Stat blocks for the things that go bump in the night
Picking up a new Dungeons & Dragons book is one of my favorite experiences. Opening it for the first time, the spine cracking a bit, the pages resistant to turning — it all makes for a bizarrely tactile feeling that I look forward to each time. The Monster Manualtype of books have always been my favorite to flip through, especially with the Fifth Edition version. Each creature comes with stat blocks to make them playable for your adventures, but it’s always the story hooks that dig deep into me, helping me to conjure half-formed inklings of worlds and scenarios I can drag my players into. Wizards of the Coasts’ newest bookVolo’s Guide to Monsters combines the granular nature of stats with even more narrative, and it’s all the better for it.
Instead of being a collection of beasties ripe for plucking and placing into a campaign, Volo’s Guideis presented as an in-universe text.Volothamp Geddarm, a traveling scholar who’s known for not always being completely accurate in his writings, has collected his observations on monsters into a book. Elminster, the Sage of Shadowdale, isn’t so sure that Volo’s gotten everything right. Because of this, there’s the D&Dequivalent of post-it notes with Elminster’s notes throughout the book disputing what Volo has to say. Unlike the Sword Coast Adventurer’s Guide, the focus is still on material to improve your game, but these story blurbs add so much character to the book and make it a more entertaining read.
Volo’s Guide is divided into three chapters: monster lore, character races, and a bestiary. The monster lore chapter is a sort of deep dive into some of the most iconic D&Dmonsters. Instead of just the few pagesbeholders have in the Monster Manual, they have thirteen. This allows for a more in-depth look at how eye-beasts reproduce, behave around minions, how they fight and live their daily lives. There are also rolling tables so you can make a beholder on the fly (traits like skin color, texture, eyestalk shape, and the like) and a sample map of one of their lairs. Seeing so much information on one subset of enemy really got my creative juices flowing, and I almost want to make a beholder campaign now. Also included in this chapter are giants, gnolls, goblinoids, hags, kobolds, mind flayers, orcs, and yaun-ti.
In the second chapter, there are new character race options. I was expecting only a few, but there are seven new (well five, if you’re counting downloadable supplements) races and six monster races. The angelic Aasimar are more fleshed out here than in the Dungeon Master’s Guide, and the huge, mountain-dwelling Goliaths are no longer relegated solely to the downloadable Elemental Evil Player’s Campaign. The forest-protecting Firbolgs, the wingless, birdlike Kenku, the cold-blooded Lizardfolk, the lithe feline Tabaxi, and the aquatic Triton all make for good additions to what players can choose from.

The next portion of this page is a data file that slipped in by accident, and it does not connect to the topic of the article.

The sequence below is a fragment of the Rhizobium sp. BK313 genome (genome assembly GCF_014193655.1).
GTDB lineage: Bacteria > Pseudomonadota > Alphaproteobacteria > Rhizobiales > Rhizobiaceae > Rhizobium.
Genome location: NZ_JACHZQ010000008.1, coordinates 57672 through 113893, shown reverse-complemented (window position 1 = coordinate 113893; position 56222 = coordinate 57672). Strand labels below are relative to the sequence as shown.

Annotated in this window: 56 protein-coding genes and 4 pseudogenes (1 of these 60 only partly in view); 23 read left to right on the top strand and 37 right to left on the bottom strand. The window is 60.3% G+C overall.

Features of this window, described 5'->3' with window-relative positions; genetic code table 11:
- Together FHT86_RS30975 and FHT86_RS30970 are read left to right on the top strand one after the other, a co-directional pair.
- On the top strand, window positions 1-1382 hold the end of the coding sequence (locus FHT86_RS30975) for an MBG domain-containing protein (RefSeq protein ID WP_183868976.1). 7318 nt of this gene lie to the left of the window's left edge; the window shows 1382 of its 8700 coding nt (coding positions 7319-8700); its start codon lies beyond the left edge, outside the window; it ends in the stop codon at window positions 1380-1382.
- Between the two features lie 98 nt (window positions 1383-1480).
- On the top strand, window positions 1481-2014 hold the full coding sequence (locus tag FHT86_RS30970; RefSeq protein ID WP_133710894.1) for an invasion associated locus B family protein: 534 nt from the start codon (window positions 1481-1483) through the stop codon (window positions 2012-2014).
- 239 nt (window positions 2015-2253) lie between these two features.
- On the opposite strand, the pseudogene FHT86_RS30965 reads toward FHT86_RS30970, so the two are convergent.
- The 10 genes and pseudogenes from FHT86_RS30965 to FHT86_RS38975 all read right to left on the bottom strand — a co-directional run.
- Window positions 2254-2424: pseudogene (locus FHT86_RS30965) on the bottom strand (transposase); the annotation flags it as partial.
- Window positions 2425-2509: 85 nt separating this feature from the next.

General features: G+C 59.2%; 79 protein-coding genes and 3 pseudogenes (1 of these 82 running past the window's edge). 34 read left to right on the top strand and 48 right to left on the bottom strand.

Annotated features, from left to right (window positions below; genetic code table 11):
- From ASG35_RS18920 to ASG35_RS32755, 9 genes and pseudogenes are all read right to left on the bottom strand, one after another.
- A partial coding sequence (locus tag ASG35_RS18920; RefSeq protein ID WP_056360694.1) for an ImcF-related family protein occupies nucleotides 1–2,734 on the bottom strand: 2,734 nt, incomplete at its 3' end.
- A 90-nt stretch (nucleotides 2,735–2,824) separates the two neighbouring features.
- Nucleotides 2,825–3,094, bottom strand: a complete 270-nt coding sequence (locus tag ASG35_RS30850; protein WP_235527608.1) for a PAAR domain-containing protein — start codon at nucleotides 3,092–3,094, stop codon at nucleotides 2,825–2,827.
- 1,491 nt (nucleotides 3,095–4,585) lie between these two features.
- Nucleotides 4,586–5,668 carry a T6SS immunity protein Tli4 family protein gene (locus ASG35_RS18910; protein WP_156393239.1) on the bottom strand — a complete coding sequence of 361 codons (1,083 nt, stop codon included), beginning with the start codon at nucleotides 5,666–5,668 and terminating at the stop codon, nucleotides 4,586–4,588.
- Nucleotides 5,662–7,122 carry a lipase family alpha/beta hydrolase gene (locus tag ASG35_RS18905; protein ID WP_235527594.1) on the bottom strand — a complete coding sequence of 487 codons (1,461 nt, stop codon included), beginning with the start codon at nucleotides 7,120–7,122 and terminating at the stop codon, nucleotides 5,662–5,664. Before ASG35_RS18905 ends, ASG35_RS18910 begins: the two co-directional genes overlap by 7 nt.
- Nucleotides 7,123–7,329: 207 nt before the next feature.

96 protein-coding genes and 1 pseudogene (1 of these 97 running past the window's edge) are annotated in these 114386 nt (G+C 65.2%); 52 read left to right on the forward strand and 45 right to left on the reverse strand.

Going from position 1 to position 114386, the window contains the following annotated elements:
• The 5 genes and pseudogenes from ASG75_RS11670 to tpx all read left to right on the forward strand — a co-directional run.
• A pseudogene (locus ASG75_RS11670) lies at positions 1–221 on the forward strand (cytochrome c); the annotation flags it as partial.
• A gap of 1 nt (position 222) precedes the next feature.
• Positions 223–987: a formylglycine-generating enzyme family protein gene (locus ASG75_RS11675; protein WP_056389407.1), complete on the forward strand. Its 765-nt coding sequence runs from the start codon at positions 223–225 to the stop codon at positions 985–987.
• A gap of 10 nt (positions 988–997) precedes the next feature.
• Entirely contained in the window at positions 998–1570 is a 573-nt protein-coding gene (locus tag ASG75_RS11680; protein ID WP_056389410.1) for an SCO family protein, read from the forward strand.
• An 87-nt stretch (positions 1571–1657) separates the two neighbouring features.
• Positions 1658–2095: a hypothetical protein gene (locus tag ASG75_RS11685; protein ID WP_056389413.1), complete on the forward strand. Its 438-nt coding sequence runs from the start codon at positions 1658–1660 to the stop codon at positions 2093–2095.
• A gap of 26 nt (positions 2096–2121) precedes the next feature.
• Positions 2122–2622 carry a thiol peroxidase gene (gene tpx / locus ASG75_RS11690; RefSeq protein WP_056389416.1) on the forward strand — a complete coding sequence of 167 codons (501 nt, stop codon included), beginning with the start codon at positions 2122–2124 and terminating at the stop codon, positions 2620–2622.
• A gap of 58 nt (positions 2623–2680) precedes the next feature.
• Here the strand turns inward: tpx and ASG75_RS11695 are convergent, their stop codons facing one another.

Kenku seem especially interesting to me: a long time ago, one of them tried to steal from a powerful deity. As punishment, the entire race suffered three curses. Their wings withered away permanently, the spark of creativity was taken from them on account of their scheming, and their voices were ripped from them so they could never conspire again. In gameplay terms, this means they absolutely can not speak or create new things. They can only plagiarize and mimic, but are exceptionally good at doing so. In effect, they’ve become living tape recorders that can only communicate with soundbites collected throughout life. How cool is that? I want to play as one right now.
Monster races aren’t quite as in-depth,lacking history and storytelling hooks, but still include enough information to be playable. Bugbears, goblins, hobgoblins, kobolds, orcs, and yuan-ti purebloods are all ready to be played now. An all-monster campaign could be a fun, if I ever have the time to run it.
The last chapter is a straight-up bestiary, like the Monster Manual before it. Including monsters from previous editions and some brand new ones, it seems to sort of skew toward the slithering, more horrific side of D&D. Which means I’m way into it. For instance, the Slithering Tracker is an old favorite: beings seeking revenge are sometimes transformed by hags and liches into a blobby puddle of remains. Their minds live on, and even once they’ve found their vengeance, they’re still a nasty blob and often go insane because they can’t find satiation or communicate. Grim stuff.
Volo’s Guide to Monstersis going to be a regular on my table, and I’ll be plucking out nasties and their stories to creep out my friends for a long time. I love the marriage of narrative and mechanical information. It’s easy to ignore if you just want to have new stat blocks, but it’s hard not to get sucked in and read all of it. It’s $29.99 right now and it came out yesterday.
[This review is based on a retail copy of the book provided by the publisher.]